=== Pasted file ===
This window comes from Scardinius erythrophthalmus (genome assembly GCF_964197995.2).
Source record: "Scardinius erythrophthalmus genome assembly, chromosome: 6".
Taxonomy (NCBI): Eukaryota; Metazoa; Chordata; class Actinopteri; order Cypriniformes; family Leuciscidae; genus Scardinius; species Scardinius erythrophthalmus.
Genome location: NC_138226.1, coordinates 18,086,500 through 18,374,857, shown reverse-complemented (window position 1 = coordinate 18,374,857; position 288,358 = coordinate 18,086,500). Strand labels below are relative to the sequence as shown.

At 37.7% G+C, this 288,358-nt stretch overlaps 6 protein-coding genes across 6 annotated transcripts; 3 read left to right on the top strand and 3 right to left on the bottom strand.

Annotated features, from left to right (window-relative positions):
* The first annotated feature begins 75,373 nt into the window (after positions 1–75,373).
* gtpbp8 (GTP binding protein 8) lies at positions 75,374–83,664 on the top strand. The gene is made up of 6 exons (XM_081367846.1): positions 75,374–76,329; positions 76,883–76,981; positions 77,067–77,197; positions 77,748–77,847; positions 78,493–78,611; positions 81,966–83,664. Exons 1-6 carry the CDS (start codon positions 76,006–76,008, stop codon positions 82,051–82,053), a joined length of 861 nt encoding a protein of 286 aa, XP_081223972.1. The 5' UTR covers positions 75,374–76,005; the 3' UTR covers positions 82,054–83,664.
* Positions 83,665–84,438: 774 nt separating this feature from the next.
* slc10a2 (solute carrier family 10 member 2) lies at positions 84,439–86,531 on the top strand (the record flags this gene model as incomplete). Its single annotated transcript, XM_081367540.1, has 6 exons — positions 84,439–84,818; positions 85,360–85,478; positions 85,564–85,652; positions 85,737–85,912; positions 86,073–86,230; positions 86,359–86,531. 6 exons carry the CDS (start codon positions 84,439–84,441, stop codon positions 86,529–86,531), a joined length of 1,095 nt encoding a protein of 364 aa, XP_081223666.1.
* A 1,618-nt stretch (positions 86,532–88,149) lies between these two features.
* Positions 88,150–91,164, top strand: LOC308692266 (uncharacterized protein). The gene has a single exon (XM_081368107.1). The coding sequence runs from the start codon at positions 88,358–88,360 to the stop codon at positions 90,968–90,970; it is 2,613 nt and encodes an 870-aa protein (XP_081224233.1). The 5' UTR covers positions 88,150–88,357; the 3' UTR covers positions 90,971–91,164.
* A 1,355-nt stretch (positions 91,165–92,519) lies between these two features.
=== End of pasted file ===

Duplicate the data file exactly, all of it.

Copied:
This window comes from Scardinius erythrophthalmus (genome assembly GCF_964197995.2).
Source record: "Scardinius erythrophthalmus genome assembly, chromosome: 6".
Taxonomy (NCBI): Eukaryota; Metazoa; Chordata; class Actinopteri; order Cypriniformes; family Leuciscidae; genus Scardinius; species Scardinius erythrophthalmus.
Genome location: NC_138226.1, coordinates 18,086,500 through 18,374,857, shown reverse-complemented (window position 1 = coordinate 18,374,857; position 288,358 = coordinate 18,086,500). Strand labels below are relative to the sequence as shown.

At 37.7% G+C, this 288,358-nt stretch overlaps 6 protein-coding genes across 6 annotated transcripts; 3 read left to right on the top strand and 3 right to left on the bottom strand.

Annotated features, from left to right (window-relative positions):
* The first annotated feature begins 75,373 nt into the window (after positions 1–75,373).
* gtpbp8 (GTP binding protein 8) lies at positions 75,374–83,664 on the top strand. The gene is made up of 6 exons (XM_081367846.1): positions 75,374–76,329; positions 76,883–76,981; positions 77,067–77,197; positions 77,748–77,847; positions 78,493–78,611; positions 81,966–83,664. Exons 1-6 carry the CDS (start codon positions 76,006–76,008, stop codon positions 82,051–82,053), a joined length of 861 nt encoding a protein of 286 aa, XP_081223972.1. The 5' UTR covers positions 75,374–76,005; the 3' UTR covers positions 82,054–83,664.
* Positions 83,665–84,438: 774 nt separating this feature from the next.
* slc10a2 (solute carrier family 10 member 2) lies at positions 84,439–86,531 on the top strand (the record flags this gene model as incomplete). Its single annotated transcript, XM_081367540.1, has 6 exons — positions 84,439–84,818; positions 85,360–85,478; positions 85,564–85,652; positions 85,737–85,912; positions 86,073–86,230; positions 86,359–86,531. 6 exons carry the CDS (start codon positions 84,439–84,441, stop codon positions 86,529–86,531), a joined length of 1,095 nt encoding a protein of 364 aa, XP_081223666.1.
* A 1,618-nt stretch (positions 86,532–88,149) lies between these two features.
* Positions 88,150–91,164, top strand: LOC308692266 (uncharacterized protein). The gene has a single exon (XM_081368107.1). The coding sequence runs from the start codon at positions 88,358–88,360 to the stop codon at positions 90,968–90,970; it is 2,613 nt and encodes an 870-aa protein (XP_081224233.1). The 5' UTR covers positions 88,150–88,357; the 3' UTR covers positions 90,971–91,164.
* A 1,355-nt stretch (positions 91,165–92,519) lies between these two features.